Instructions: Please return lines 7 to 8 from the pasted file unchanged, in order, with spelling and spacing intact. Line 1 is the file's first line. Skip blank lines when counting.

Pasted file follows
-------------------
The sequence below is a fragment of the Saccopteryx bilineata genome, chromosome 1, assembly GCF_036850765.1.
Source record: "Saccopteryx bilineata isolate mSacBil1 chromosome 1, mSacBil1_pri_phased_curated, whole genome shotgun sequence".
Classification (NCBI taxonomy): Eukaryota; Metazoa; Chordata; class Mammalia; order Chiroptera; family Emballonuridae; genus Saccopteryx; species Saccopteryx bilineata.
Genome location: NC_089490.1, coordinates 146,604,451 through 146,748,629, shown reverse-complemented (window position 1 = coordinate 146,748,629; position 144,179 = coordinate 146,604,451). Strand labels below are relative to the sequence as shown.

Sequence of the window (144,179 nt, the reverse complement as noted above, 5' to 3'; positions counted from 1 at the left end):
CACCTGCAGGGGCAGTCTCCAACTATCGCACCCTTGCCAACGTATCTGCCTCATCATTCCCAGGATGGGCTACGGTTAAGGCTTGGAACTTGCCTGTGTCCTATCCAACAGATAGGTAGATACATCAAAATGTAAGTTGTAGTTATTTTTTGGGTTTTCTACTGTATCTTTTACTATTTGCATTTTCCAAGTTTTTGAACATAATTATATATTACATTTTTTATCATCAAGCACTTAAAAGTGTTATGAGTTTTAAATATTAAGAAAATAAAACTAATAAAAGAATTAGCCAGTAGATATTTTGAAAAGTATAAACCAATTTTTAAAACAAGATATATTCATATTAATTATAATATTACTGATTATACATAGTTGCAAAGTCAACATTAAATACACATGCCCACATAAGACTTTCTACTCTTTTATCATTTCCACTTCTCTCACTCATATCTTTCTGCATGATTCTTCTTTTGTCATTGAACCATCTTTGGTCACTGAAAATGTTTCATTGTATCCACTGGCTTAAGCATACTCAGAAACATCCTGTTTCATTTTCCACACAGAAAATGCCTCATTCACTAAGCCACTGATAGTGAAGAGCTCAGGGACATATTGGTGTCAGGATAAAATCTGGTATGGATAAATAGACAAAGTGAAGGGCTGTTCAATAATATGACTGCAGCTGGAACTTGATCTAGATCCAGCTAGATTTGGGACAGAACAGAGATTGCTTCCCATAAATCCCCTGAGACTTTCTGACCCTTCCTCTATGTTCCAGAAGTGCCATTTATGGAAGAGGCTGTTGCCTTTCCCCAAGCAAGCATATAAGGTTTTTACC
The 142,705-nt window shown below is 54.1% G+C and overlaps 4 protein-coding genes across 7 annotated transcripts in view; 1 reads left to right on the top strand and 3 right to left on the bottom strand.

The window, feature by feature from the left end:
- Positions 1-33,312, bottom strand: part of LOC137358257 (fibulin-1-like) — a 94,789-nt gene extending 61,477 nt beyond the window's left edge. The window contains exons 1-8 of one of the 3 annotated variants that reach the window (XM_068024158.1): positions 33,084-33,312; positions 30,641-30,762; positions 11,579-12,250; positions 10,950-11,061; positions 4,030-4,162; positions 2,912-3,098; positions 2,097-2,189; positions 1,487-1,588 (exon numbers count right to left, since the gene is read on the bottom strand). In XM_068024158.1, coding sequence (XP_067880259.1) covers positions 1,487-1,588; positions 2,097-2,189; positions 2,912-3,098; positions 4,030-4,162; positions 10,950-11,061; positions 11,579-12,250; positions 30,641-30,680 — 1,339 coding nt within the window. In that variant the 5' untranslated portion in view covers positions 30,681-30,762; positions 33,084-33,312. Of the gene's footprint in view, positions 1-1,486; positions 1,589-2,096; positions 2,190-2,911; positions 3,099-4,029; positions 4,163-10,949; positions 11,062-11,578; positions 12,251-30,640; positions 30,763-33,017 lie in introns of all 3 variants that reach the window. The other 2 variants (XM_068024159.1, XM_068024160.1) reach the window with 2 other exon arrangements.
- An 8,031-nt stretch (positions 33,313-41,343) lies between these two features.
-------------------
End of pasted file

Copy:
The 142,705-nt window shown below is 54.1% G+C and overlaps 4 protein-coding genes across 7 annotated transcripts in view; 1 reads left to right on the top strand and 3 right to left on the bottom strand.

The window, feature by feature from the left end: